prefer to watch a film or video. letter or card Are well dressed. remember faces If lost or need directions. for remembering dates Creating their own strong visual links Using pictures. better still. prefer a map When inactive.COMMITTING LEARNING STYLES VISUAL LEARNERS G Use phrases such as ‘I see what you mean'. are silent and seethe Reward people with a note. go to the theatre or read Prefer to talk to people face to face Are fast talkers. graphics. making mind maps Visualising what they are learning by creating pictures/diagrams Using time lines. video. film. diagrams. tidy and organised LEARN BEST BY: G G Writing down key facts or. etc G G G G G G G G G G G G 48 . ‘That looks right' When relaxing. dislike listening to others Forget names. tend to doodle or watch someone/something When angry. charts.

etc Verbally summarising in their own words Explaining the subject to someone else Use their own internal voice to verbalise what they are learning 49 G G G G G G G G G G G . tend to talk to themselves or others When angry. remember names If lost or need directions. express themselves in outbursts Reward people with oral praise Do not like reading books or instruction manuals LEARN BEST BY: G G G G Hearing a seminar. presentation or explanation Reading aloud to themselves with emotion or accent Making a tape of key points to listen to in the car. but impatient to talk. prefer to be told When inactive. talk in a rhythmic voice Forget faces. listen to music or radio Prefer to talk to people on the phone Enjoy listening to others. while ironing. ‘I hear what you are saying' When relaxing.COMMITTING LEARNING STYLES AUDITORY LEARNERS G Use phrases such as ‘That sounds right'.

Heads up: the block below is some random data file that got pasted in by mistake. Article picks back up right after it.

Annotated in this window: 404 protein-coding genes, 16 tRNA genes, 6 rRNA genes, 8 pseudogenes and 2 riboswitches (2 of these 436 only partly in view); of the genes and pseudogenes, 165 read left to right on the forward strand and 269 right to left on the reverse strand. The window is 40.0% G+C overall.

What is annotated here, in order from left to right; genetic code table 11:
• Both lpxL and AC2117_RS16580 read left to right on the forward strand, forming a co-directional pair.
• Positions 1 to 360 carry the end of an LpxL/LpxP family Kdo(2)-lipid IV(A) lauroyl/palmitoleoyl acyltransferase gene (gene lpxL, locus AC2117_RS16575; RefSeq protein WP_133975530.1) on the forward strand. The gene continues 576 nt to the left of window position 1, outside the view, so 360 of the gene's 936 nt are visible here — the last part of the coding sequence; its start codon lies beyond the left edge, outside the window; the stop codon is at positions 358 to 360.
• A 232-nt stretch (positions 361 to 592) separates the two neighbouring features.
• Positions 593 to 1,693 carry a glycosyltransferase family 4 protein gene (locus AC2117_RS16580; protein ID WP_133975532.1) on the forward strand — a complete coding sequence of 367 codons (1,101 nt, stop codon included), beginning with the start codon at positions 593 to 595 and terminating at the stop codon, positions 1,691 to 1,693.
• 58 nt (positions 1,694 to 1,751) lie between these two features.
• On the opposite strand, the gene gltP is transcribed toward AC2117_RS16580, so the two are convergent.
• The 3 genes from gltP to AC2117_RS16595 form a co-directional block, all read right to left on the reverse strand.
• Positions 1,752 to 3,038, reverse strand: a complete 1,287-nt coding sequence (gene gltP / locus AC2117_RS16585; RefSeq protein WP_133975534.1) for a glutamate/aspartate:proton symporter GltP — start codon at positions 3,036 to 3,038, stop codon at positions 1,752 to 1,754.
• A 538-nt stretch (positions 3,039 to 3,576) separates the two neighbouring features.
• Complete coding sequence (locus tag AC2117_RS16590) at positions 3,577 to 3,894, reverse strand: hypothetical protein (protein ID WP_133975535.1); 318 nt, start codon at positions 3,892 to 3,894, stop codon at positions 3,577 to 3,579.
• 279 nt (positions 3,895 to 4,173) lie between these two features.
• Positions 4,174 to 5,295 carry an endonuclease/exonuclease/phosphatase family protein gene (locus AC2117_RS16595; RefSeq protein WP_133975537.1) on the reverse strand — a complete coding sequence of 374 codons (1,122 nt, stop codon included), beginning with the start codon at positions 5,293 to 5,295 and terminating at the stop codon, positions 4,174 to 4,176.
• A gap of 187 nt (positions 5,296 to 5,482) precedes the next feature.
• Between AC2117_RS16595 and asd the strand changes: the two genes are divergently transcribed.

‘That touched a nerve' When relaxing. cannot sit still for long When angry.COMMITTING LEARNING STYLES KINAESTHETIC LEARNERS G Use phrases such as ‘I found it easy to handle'. clench their fists. use gestures and expressions Shake hands with people they meet If lost or need directions. prefer to play games and sport Prefer to talk to people while doing something else Slow talkers. grit their teeth and storm off Reward people with a pat on the back LEARN BEST BY: G G G G Copying demonstrations Making models Recording information as they hear it. preferably in a mind map Walking around while they read Underlining/highlighting new information/key points Putting key points on to index cards and sorting them into order Getting physically and actively involved in their learning G G G G G G G G G G G 50 . prefer to be shown the way When inactive.